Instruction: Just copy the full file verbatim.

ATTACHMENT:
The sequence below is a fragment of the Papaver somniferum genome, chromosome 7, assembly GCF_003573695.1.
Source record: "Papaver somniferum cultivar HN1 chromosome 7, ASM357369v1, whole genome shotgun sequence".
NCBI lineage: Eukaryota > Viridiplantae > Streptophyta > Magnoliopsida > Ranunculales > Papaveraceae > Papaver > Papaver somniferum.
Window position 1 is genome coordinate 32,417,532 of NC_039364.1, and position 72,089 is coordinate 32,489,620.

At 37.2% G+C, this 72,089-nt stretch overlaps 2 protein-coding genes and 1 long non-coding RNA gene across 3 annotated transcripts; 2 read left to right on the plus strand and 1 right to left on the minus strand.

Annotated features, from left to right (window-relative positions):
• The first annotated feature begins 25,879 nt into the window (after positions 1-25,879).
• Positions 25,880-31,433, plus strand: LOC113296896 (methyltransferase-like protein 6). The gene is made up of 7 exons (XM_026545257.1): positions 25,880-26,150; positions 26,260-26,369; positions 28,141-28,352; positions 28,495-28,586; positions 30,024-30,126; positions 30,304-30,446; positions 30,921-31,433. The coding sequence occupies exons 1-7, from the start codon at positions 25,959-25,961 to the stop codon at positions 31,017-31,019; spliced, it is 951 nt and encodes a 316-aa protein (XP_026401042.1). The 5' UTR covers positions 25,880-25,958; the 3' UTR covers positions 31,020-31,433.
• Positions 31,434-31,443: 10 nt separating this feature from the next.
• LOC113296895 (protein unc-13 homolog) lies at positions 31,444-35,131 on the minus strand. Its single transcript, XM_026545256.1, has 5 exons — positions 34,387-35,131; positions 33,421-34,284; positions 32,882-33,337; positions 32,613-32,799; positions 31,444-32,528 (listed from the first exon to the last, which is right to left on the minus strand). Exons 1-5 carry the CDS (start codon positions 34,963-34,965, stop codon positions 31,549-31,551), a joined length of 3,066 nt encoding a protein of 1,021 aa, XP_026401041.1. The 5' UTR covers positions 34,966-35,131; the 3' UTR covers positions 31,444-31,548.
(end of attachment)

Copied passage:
The sequence below is a fragment of the Papaver somniferum genome, chromosome 7, assembly GCF_003573695.1.
Source record: "Papaver somniferum cultivar HN1 chromosome 7, ASM357369v1, whole genome shotgun sequence".
NCBI lineage: Eukaryota > Viridiplantae > Streptophyta > Magnoliopsida > Ranunculales > Papaveraceae > Papaver > Papaver somniferum.
Window position 1 is genome coordinate 32,417,532 of NC_039364.1, and position 72,089 is coordinate 32,489,620.

At 37.2% G+C, this 72,089-nt stretch overlaps 2 protein-coding genes and 1 long non-coding RNA gene across 3 annotated transcripts; 2 read left to right on the plus strand and 1 right to left on the minus strand.

Annotated features, from left to right (window-relative positions):
• The first annotated feature begins 25,879 nt into the window (after positions 1-25,879).
• Positions 25,880-31,433, plus strand: LOC113296896 (methyltransferase-like protein 6). The gene is made up of 7 exons (XM_026545257.1): positions 25,880-26,150; positions 26,260-26,369; positions 28,141-28,352; positions 28,495-28,586; positions 30,024-30,126; positions 30,304-30,446; positions 30,921-31,433. The coding sequence occupies exons 1-7, from the start codon at positions 25,959-25,961 to the stop codon at positions 31,017-31,019; spliced, it is 951 nt and encodes a 316-aa protein (XP_026401042.1). The 5' UTR covers positions 25,880-25,958; the 3' UTR covers positions 31,020-31,433.
• Positions 31,434-31,443: 10 nt separating this feature from the next.
• LOC113296895 (protein unc-13 homolog) lies at positions 31,444-35,131 on the minus strand. Its single transcript, XM_026545256.1, has 5 exons — positions 34,387-35,131; positions 33,421-34,284; positions 32,882-33,337; positions 32,613-32,799; positions 31,444-32,528 (listed from the first exon to the last, which is right to left on the minus strand). Exons 1-5 carry the CDS (start codon positions 34,963-34,965, stop codon positions 31,549-31,551), a joined length of 3,066 nt encoding a protein of 1,021 aa, XP_026401041.1. The 5' UTR covers positions 34,966-35,131; the 3' UTR covers positions 31,444-31,548.